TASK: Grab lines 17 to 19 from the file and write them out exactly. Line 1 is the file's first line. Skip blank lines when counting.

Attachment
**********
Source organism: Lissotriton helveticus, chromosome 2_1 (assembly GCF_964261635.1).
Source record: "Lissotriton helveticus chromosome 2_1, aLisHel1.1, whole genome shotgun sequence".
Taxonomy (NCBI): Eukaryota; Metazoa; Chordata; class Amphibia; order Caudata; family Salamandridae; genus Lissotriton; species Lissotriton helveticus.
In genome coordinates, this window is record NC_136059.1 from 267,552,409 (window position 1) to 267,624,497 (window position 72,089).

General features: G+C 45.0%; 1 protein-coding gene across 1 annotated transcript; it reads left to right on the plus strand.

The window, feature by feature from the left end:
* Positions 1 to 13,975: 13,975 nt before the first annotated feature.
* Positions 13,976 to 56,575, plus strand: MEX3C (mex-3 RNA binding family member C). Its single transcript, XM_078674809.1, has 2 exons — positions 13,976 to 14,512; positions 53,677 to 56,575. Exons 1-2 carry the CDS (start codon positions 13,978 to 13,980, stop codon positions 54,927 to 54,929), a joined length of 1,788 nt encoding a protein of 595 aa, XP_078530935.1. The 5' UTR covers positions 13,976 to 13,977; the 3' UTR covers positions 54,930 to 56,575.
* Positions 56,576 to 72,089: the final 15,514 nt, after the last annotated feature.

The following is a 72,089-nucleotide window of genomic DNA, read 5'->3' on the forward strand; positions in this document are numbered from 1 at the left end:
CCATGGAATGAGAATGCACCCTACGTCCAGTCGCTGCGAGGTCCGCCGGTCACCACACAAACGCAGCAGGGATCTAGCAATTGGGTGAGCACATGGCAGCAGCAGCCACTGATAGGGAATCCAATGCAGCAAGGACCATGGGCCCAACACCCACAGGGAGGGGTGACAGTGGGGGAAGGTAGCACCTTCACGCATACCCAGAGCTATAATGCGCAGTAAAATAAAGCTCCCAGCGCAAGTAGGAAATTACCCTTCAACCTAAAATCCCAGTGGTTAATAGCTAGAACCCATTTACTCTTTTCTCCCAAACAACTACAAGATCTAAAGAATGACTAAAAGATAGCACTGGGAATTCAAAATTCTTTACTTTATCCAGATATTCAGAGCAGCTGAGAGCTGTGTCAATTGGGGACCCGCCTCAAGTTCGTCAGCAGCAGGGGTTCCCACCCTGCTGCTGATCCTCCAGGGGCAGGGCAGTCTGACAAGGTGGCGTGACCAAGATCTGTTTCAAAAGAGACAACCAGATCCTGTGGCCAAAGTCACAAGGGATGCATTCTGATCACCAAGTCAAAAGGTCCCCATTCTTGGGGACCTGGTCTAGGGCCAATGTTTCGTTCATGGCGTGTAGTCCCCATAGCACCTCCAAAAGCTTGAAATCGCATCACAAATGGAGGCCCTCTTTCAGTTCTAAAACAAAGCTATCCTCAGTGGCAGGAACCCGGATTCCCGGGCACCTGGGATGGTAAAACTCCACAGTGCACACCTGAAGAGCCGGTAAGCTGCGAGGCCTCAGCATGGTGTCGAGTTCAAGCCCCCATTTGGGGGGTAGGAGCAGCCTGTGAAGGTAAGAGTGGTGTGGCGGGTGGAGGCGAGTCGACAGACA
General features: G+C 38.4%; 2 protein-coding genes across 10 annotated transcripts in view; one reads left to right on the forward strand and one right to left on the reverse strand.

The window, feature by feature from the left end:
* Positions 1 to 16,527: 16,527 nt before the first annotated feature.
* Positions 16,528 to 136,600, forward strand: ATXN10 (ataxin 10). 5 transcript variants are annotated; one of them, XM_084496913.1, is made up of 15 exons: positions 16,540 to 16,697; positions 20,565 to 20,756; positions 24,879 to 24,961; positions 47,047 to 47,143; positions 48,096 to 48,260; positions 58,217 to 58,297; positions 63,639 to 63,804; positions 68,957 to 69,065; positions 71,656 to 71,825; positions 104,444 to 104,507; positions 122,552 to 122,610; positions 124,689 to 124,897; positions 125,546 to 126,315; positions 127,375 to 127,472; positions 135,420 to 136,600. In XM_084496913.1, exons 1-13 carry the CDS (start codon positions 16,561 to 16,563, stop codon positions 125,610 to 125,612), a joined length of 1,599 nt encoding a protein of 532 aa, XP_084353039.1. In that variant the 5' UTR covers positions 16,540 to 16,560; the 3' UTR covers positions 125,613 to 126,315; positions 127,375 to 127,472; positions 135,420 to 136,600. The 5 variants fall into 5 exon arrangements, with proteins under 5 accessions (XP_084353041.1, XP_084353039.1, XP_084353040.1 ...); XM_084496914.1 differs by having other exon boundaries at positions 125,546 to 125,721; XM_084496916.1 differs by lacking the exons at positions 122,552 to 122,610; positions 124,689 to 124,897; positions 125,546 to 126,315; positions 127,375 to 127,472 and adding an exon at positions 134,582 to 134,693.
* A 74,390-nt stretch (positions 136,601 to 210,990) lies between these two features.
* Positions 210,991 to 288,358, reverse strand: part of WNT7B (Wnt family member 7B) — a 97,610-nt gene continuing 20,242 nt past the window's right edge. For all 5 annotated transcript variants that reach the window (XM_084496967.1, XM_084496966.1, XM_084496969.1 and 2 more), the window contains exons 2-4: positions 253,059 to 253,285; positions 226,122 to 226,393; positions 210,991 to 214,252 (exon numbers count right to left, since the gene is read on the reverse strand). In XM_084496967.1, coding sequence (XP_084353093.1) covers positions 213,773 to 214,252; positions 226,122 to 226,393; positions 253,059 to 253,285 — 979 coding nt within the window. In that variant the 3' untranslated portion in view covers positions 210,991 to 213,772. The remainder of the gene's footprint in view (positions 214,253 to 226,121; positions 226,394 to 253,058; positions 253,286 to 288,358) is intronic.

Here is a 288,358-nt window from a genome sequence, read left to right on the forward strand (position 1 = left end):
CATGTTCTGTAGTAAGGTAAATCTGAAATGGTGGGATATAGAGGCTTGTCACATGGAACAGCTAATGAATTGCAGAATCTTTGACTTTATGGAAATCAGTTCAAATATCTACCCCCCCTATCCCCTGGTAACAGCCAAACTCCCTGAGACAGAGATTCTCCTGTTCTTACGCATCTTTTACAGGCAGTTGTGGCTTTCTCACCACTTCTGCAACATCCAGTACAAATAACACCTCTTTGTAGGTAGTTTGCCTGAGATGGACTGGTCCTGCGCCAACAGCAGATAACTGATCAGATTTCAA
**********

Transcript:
* Positions 210,991 to 288,358, reverse strand: part of WNT7B (Wnt family member 7B) — a 97,610-nt gene continuing 20,242 nt past the window's right edge. For all 5 annotated transcript variants that reach the window (XM_084496967.1, XM_084496966.1, XM_084496969.1 and 2 more), the window contains exons 2-4: positions 253,059 to 253,285; positions 226,122 to 226,393; positions 210,991 to 214,252 (exon numbers count right to left, since the gene is read on the reverse strand). In XM_084496967.1, coding sequence (XP_084353093.1) covers positions 213,773 to 214,252; positions 226,122 to 226,393; positions 253,059 to 253,285 — 979 coding nt within the window. In that variant the 3' untranslated portion in view covers positions 210,991 to 213,772. The remainder of the gene's footprint in view (positions 214,253 to 226,121; positions 226,394 to 253,058; positions 253,286 to 288,358) is intronic.

Here is a 288,358-nt window from a genome sequence, read left to right on the forward strand (position 1 = left end):
CATGTTCTGTAGTAAGGTAAATCTGAAATGGTGGGATATAGAGGCTTGTCACATGGAACAGCTAATGAATTGCAGAATCTTTGACTTTATGGAAATCAGTTCAAATATCTACCCCCCCTATCCCCTGGTAACAGCCAAACTCCCTGAGACAGAGATTCTCCTGTTCTTACGCATCTTTTACAGGCAGTTGTGGCTTTCTCACCACTTCTGCAACATCCAGTACAAATAACACCTCTTTGTAGGTAGTTTGCCTGAGATGGACTGGTCCTGCGCCAACAGCAGATAACTGATCAGATTTCAA